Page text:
The marketing firm managed the web presence of several large banks and needed a Unix admin. Nick had spent the past decade running heavy HP-UX servers in the banking industry. It seemed like a very natural fit, and Nick thought he was going to enjoy the faster pace in a smaller firm.

The firm, as he learned, was broken into two major branches: consulting and everything else. Everything else existed to keep consulting happy, since consulting pulled down the big bucks. On Nick’s first day, his boss Ted introduced him to Larry, one of those consultants. Larry had some very important things to tell everyone who worked with the server team.

“There are two Windows boxes in the data-center,” Larry explained. “Those are mine. Do not touch them. Ever. Nod if you understand.”

Nick knew nothing about Windows and had no interest in supporting Windows servers. He nodded, but Larry continued. “You see, I’m the sort of person who was self-trained. My degree is actually in psychology, you see. I’ve had to learn everything in IT the hard way, and that gives me a much deeper and more practical understanding than you. You probably can’t even program in Visual Basic like I can, so just stay away from things you can’t understand.”

“Oh,” Larry said as he started to turn away. “One more thing- those boxes actually need a hardware upgrade. Could you be a sport and order me new servers for the rack? That’s your job now, isn’t it?”

It was Nick’s job. Since Ted told him to keep Consulting happy, and since Larry was Consulting, Nick did as he was told. He ordered Larry two new rackmounts loaded with more RAM than a goat festival and enough power in the CPUs to launch a goat festival into orbit. And for six months, that was the last Nick heard from Larry.

When Larry reappeared, he had a new request. “That hardware you ordered is already going bad. The servers keep hanging and crashing and grinding to a halt. I constantly need to reboot them. Order new ones.”

Nick gained a few important facts during those monhts. For example, the servers he had replaced for Larry were only three months old. And those servers replaced something only eight months old. And before that- well, it seemed there was a problem with Larry’s servers, but it wasn’t the servers.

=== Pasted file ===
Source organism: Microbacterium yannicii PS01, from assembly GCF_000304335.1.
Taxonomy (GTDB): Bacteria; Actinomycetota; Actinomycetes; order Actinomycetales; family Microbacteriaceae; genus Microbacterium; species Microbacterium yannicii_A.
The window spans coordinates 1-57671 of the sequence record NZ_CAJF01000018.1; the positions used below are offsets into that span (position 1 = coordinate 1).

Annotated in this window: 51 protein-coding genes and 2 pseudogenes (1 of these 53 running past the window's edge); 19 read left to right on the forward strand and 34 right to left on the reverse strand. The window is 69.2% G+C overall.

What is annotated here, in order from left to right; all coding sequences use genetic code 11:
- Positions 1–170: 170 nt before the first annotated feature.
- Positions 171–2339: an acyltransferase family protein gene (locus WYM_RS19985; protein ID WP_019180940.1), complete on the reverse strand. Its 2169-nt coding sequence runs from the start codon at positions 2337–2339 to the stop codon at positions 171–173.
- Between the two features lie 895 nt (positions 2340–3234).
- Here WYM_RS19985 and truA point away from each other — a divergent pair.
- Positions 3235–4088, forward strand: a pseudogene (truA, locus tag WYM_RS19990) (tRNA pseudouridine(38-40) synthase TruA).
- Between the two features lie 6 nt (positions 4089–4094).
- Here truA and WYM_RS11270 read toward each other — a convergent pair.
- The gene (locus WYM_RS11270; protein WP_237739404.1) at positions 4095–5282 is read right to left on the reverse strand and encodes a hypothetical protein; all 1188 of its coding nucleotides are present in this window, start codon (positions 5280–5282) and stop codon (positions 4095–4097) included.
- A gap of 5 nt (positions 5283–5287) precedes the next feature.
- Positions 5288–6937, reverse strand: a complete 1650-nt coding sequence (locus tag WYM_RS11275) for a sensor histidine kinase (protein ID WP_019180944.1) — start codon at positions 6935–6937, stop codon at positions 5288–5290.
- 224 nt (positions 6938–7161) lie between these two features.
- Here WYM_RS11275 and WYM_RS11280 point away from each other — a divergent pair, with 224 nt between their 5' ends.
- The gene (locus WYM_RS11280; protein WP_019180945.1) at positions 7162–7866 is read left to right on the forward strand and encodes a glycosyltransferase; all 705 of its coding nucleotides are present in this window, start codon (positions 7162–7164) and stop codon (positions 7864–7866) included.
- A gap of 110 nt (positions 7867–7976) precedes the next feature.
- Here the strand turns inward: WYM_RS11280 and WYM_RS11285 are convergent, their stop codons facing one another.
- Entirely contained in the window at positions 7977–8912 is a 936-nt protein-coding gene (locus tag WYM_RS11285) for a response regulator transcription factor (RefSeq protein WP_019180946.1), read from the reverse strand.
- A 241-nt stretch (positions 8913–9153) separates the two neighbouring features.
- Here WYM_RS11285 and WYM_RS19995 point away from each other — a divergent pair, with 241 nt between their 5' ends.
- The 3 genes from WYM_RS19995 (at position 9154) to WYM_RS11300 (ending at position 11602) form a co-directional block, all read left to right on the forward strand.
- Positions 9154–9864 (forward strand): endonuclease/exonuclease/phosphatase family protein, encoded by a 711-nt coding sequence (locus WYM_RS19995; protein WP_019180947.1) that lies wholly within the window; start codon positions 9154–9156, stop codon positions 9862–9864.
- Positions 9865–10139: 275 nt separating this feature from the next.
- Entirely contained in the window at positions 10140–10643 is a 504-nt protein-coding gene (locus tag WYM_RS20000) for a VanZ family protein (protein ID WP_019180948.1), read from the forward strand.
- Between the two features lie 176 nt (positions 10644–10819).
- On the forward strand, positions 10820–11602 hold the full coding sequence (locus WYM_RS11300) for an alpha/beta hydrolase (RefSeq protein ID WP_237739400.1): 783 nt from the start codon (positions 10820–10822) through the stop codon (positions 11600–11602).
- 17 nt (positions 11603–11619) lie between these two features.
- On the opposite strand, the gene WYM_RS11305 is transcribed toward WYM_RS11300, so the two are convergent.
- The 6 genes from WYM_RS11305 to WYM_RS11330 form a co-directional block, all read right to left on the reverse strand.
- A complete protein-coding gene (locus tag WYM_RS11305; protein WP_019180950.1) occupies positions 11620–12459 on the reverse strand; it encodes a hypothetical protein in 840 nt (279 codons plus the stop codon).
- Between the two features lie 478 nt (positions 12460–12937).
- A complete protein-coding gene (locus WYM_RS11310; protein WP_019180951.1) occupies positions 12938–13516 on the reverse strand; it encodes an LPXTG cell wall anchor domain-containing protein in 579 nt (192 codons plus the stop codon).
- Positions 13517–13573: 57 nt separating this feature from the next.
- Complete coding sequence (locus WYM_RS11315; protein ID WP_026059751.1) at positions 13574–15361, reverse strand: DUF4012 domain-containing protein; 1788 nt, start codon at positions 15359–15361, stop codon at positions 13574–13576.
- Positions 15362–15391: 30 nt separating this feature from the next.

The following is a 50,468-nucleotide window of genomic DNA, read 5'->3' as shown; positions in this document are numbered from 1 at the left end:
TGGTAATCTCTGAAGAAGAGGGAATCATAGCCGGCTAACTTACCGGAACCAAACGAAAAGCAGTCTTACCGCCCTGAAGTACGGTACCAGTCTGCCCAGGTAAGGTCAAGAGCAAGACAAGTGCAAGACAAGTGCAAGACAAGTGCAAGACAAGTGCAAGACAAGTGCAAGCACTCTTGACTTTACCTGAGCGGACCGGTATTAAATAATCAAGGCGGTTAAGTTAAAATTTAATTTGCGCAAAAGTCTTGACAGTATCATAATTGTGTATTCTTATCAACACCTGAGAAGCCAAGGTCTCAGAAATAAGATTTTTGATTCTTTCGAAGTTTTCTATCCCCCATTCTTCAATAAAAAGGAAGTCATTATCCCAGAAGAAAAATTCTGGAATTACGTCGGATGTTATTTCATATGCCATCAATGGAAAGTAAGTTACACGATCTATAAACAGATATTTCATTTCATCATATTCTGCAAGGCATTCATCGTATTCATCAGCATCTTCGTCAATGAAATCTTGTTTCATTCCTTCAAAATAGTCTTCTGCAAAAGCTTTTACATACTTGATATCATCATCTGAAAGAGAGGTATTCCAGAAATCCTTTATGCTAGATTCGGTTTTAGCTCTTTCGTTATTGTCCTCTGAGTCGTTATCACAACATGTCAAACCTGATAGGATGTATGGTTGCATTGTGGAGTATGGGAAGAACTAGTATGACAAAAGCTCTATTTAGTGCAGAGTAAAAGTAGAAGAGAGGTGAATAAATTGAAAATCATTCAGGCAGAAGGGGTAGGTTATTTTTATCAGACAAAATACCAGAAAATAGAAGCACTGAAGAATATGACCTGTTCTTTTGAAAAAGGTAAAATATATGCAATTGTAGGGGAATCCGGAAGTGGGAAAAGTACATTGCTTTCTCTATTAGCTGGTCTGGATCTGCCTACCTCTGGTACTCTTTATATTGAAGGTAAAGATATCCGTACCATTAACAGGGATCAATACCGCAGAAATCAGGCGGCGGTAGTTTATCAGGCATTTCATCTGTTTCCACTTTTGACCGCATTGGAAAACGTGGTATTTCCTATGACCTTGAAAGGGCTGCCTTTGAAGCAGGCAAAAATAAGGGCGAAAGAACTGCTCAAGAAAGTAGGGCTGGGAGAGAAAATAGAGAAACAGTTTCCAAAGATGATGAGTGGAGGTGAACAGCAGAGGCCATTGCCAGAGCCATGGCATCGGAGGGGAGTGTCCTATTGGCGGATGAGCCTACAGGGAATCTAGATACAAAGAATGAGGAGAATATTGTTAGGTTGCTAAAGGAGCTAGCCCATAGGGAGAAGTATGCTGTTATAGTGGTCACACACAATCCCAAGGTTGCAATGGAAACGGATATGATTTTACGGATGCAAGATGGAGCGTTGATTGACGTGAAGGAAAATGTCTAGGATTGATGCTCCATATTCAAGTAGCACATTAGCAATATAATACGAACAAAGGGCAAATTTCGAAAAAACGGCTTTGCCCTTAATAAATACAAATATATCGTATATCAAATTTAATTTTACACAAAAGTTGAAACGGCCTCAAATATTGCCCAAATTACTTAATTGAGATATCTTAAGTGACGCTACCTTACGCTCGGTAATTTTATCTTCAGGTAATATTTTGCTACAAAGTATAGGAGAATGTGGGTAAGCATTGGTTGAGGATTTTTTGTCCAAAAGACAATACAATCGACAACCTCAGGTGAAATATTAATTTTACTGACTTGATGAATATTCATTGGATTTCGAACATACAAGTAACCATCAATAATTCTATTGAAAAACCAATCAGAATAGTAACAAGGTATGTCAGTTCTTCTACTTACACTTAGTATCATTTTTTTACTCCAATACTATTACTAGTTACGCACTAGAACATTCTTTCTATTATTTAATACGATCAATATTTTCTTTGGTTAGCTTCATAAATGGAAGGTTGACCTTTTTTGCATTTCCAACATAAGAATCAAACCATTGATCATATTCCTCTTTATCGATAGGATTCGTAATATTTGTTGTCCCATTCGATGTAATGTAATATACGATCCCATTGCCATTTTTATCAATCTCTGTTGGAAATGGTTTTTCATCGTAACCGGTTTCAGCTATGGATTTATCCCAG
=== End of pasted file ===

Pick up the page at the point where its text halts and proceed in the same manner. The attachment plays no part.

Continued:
Nick dug up an admin login for the Windows boxes, and armed with enough sense to call up the task manager, Nick started his investigation. He logged on to the servers that he was told never to touch, and then immediately felt a need to go wash his hands. Those two boxes were so loaded with viruses it was time to call in a nuclear strike to keep the infection from spreading. It was a smorgasbord of vile computerized diseases: trojans handed control of the system over to commands from certain .ru domains, a family of spambots churned out message after message. There was even an IRC server that was doing healthy trade in copyrighted material where the users mostly spoke Estonian.

Oh, and when the CPUs had time to spare, it also served up customer account information from the banking website the boxes were actually for.

Nick collected forensics and sent them to Ted and Larry. He suggested wiping the machine and reinstalling the OS from known good media and then patching the hell out of them before connecting them back to the network. He also mentioned that since this involved banking data, they’d have to file a disclosure for the breach.

Larry didn’t have much to say about this, other than, “No .”

Ted explained the situation: “We’re just going to run a cleaner tool against the box. Larry found something on Downloads.com that should get the worst of it. Since we aren’t taking the servers offline, we don’t need to file a disclosure.”

“Um… breach disclosures don’t work that way…”

“In any case, we can’t keep those boxes patched. The customer won’t pay for it. Consulting charges by the hour, and patching boxes is considered non-value-added. And Consulting doesn’t want anyone messing with their servers, so leave it alone.”

Nick went back to his desk and thought about what he had just seen. He decided that this really did need to get reported up the chain of command, and so went over his boss’s head. Things went quiet for a time after that, and then the memo came down.

Ted and Larry had been playing fast and loose with security and procedures for years. The hardware Larry was having constantly replaced for no real reason had been ending up on E-Bay after being decommissioned. Ted was the evil mastermind, Larry was simply incompetent. In a flash of institutional intelligence, both of them were fired, and Nick was given a promotion.

The downside was that Nick needed to learn Windows administration. At least he was confident that he knew more than his predecessor.

Image from Wikimedia, by Ward Moerman